that new framework as well: for instance, the need for a
true sale. A true sale happens when assets have been
effectively transferred from the seller
and are therefore protected from claims
made in the event of the
"The parties to a securitisation will generally
want to ensure that the deal is structured as a true sale
regardless of the STS label," said
Mayer Brown counsel Merryn Craske. "It’s very
likely that securitisations that many will consider
to be high quality will exist out of the STS sphere as
But even though the Securitisation Regulation
hasn’t yet been implemented, some criticism has
already targeted the STS framework for being everything but
simple. There are multiple criteria an asset-backed transaction
(ABS) needs to comply with to be classed as STS – this
is where problems could start.
"Getting an STS label is not
just a box ticking exercise which then allows investors
to mechanistically invest in a securitisation"
The European Banking Authority is
currently consulting on how to interpret the criteria until
The simplicity criterion alone has several tens of
requirements and may ultimately not even have the same
interpretation depending on the member states. When it comes to
the standardisation element, factors such as mitigation of
interest rates and currency risks, adequate references for
interest payments or the requirements for the transaction
documentation could turn out as equally complex.
"Is it worth building a new IT infrastructure to capture STS
deals or do we continue focusing on areas where there is actual
clarity?" said an in-house at an EU bank. "This is a legitimate
question: will investors be put off by the difficulty and could
STS become a niche product?"
This thought is echoed by a London-based compliance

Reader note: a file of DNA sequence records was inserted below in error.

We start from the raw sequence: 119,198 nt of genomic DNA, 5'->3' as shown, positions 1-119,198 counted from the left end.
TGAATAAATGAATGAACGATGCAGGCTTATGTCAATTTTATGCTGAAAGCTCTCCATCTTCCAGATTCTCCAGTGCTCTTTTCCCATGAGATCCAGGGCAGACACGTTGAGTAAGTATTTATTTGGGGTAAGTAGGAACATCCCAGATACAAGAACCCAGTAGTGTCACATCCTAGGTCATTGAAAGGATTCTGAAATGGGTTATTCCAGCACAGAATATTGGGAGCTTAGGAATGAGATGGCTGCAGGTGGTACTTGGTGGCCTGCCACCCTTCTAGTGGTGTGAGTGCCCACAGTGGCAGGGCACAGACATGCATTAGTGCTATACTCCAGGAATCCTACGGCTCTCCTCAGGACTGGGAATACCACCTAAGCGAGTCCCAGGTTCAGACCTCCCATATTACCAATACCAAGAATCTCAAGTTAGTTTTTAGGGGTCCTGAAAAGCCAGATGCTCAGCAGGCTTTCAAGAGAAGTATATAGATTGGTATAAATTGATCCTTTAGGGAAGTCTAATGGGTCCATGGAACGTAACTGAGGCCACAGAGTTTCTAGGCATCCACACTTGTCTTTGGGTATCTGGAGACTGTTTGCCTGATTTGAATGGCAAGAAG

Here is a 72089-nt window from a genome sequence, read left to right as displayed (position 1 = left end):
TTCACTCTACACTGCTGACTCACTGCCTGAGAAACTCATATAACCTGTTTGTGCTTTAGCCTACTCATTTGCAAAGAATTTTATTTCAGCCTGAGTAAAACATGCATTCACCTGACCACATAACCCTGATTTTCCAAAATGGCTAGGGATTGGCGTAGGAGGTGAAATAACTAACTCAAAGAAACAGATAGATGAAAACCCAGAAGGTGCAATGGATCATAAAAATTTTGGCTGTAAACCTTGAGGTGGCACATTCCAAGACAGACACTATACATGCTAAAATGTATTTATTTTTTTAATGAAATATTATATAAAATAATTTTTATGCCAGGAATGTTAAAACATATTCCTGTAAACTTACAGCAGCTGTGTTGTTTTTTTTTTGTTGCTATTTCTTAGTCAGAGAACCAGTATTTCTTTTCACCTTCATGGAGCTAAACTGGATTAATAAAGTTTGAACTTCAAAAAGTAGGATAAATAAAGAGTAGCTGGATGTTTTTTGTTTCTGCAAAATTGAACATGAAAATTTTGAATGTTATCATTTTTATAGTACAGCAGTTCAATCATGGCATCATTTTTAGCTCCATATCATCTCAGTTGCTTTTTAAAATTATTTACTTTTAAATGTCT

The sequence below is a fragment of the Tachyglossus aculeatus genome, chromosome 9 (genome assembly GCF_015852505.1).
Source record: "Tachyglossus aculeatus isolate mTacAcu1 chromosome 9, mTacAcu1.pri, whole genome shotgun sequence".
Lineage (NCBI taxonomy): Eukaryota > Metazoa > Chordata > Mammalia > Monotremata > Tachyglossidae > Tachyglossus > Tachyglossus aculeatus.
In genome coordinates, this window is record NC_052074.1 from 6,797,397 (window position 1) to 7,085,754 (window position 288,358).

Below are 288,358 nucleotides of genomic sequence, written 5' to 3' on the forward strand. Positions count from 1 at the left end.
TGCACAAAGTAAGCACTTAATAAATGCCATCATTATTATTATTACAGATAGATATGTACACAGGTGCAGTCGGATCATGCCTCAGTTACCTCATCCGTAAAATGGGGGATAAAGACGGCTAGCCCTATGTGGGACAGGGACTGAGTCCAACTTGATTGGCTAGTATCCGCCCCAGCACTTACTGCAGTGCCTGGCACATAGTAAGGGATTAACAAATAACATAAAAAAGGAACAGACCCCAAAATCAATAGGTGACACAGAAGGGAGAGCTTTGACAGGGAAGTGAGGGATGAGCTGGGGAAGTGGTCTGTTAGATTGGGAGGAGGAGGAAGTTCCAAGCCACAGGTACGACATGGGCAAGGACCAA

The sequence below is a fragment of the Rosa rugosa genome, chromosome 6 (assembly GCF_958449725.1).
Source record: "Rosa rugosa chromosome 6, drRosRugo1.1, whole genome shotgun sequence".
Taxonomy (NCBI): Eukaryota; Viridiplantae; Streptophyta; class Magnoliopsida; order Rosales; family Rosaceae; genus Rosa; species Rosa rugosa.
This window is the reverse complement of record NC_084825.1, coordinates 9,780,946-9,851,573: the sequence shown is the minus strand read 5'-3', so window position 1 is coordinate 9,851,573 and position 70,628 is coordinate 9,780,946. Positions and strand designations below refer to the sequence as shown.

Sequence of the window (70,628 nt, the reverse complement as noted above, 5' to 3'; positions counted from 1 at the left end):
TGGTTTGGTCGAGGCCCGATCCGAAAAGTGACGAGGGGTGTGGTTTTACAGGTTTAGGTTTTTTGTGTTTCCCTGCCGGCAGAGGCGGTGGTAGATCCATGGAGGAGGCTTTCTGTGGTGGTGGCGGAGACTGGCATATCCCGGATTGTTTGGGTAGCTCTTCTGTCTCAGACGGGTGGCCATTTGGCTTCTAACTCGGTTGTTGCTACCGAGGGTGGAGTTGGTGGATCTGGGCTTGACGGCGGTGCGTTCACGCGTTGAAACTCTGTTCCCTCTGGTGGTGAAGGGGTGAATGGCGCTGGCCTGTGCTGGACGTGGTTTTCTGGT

participant. "If the regulator wants to work to make one asset
too complex, then I think that many in the market will focus on
other ones, there is enough liquidity elsewhere," they said. "I
am an optional ABS buyer, not a forced one."
Craske mentioned asset-backed
commercial paper (ABCP) programmes which she said
would be unlikely to qualify as STS
ABCP programme to qualify,
the entire programme, the sponsor and every single
transaction in the programme (except for temporary
non-compliance with certain criteria for a maximum of five
percent of the aggregate amount of the underlying
exposures) would have to meet
the STS requirements, which will be very
difficult if not impossible to achieve," she said.
Are there sanctions for using the STS label
The proposed Securitisation Regulation sets out penalties in
the event its requirements are breached. These could be as high
as €5 million ($5.9 million approximately) for individuals
or 10% of the total annual turnover for legal entities.
Criminal sanctions are possible too depending on how member
states apply the regulation.
"The penalties for getting it wrong could be quite severe
but the benefit of having these sanctions could be to
incentivise market participants to build transactions
properly," said the London lawyer.
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STS agreement good for